The epidemic is everywhere. The symptoms are described as: lack of enthusiasm, extremely busy schedule, fear of paying off debt, carelessness and merely awaiting graduation. Diagnosis: senioritis.
While many prepare their resumes, build their experiences and plan their future careers after graduation, others just sit there, wait for everything to slow down and for them to finally take the time to relax.
Senioritis can also be described as absence of ambition. Once the college life is over, there are new opportunities to acquire, life lessons to learn and time to face the facts.
Things will no longer be planned as they were the last year of high school, when students knew they were looking forward to college.
“Senioritis is motivation or the lack there of. People simply give up on life,” senior David Helms said.
Even though senioritis is not a real disease, students who approach graduation become most familiar with this term that daunts them as they become exhausted and grow weary.
“People just kind of sit and wait for graduation to come. Being completely non-productive, they get over the college experience,” Helms said.
While statistics on College Board show that senioritis is more likely to attack high school students, Helms thinks otherwise.
“In high school you don’t really get senioritis, you pretty much have goals set. But in college things change because it is up to you to decide what’s next, and that’s where senioritis kicks in,” Helms said.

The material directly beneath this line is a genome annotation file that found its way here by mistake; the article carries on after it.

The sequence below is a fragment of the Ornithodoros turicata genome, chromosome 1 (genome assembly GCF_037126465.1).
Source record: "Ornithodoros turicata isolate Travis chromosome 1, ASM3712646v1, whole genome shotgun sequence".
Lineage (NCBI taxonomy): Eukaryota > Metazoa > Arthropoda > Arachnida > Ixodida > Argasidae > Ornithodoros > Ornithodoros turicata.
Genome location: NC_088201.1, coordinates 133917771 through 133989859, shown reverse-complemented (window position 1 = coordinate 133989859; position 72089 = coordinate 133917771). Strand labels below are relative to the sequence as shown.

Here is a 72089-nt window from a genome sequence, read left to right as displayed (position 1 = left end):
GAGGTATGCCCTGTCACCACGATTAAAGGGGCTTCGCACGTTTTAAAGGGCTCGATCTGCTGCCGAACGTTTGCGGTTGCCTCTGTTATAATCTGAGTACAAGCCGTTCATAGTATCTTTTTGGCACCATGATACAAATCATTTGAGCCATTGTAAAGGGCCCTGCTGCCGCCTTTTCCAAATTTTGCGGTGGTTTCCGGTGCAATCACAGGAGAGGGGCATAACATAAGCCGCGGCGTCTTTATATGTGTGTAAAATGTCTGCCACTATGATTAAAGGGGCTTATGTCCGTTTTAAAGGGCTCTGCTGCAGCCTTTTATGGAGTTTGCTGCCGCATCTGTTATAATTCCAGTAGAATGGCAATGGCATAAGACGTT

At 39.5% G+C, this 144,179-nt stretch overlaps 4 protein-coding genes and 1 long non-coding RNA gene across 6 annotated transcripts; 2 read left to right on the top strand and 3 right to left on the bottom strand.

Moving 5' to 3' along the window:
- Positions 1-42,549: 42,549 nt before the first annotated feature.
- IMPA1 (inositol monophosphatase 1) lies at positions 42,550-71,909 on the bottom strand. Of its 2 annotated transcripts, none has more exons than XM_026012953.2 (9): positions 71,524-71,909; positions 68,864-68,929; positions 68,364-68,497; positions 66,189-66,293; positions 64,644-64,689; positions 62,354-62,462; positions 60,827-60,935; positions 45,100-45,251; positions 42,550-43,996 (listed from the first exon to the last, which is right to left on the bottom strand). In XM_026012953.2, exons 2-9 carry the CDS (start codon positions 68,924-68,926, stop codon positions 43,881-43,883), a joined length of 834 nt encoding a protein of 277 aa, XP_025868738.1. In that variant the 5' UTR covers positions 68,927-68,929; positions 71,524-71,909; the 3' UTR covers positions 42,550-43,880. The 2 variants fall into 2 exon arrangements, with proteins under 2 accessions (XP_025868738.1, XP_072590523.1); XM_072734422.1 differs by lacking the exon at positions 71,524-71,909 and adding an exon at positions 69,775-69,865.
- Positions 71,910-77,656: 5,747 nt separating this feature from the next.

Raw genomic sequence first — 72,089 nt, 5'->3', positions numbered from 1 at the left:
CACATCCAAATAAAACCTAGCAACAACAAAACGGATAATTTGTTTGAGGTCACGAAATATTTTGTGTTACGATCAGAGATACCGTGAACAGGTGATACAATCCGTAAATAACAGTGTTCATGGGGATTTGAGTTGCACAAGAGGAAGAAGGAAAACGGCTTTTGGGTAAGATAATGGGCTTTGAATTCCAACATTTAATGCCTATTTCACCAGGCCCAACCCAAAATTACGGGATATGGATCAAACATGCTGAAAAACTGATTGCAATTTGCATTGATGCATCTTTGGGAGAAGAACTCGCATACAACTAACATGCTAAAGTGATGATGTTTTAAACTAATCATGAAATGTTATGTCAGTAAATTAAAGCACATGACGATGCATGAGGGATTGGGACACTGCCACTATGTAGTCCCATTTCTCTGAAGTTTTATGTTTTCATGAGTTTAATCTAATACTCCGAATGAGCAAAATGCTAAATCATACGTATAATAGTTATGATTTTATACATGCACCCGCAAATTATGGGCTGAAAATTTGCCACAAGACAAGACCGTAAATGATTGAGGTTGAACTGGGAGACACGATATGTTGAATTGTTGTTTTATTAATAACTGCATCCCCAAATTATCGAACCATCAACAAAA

Indeed, the amount of pressure accumulated through high school and college builds up, creating much more stress and adding to the lack of enthusiasm to accomplish things that seniors tend to go through.
Seniors, however, can prevent senioritis from attacking them at an early stage if they prepare and plan ahead, setting goals for all four years.
“Do not give into senioritis. When you’re running a race you don’t walk or jog on your last lap. You have to be able to finish the race,” senior Aubrey Stelzner said.
Even though there are many seniors that have everything set and planned for after graduation, there are others that are undergoing much more pressure.
Aubrey Stelnzer is a perfect example of a well prepared student that seeks to attend graduate school once her years at California Baptist University are over.
She advises others to plan ahead and take classes that are not only required but that will benefit everyday life and allow you to keep track of your time while keeping you well balanced.
“Good time management is essential,” Stelzner said.
It is also important to put first things first and never forget to make time for yourself, as this may lead to overworking yourself and giving up at an early stage of the last and final year of your undergraduate years.
“Do not procrastinate or make excuses. Set goals beforehand. Exercise really motivates you to keep you pumped, so it is also important to stay active,” Helms said.